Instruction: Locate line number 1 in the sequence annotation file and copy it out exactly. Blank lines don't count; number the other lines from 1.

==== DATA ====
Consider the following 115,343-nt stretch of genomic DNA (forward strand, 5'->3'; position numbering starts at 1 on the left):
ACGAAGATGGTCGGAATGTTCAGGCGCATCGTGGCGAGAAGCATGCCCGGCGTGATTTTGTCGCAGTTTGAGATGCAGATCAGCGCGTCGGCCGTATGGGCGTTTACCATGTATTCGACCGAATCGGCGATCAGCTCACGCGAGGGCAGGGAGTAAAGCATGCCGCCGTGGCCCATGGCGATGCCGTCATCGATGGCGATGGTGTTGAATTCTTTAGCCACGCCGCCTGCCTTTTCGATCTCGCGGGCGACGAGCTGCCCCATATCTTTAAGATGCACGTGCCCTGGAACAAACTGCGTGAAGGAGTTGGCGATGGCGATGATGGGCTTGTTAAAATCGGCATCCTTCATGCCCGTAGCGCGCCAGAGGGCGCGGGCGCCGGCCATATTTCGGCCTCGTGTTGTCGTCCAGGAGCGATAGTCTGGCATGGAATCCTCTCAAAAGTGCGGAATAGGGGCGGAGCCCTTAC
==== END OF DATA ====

Consider the following 115,343-nt stretch of genomic DNA (forward strand, 5'->3'; position numbering starts at 1 on the left):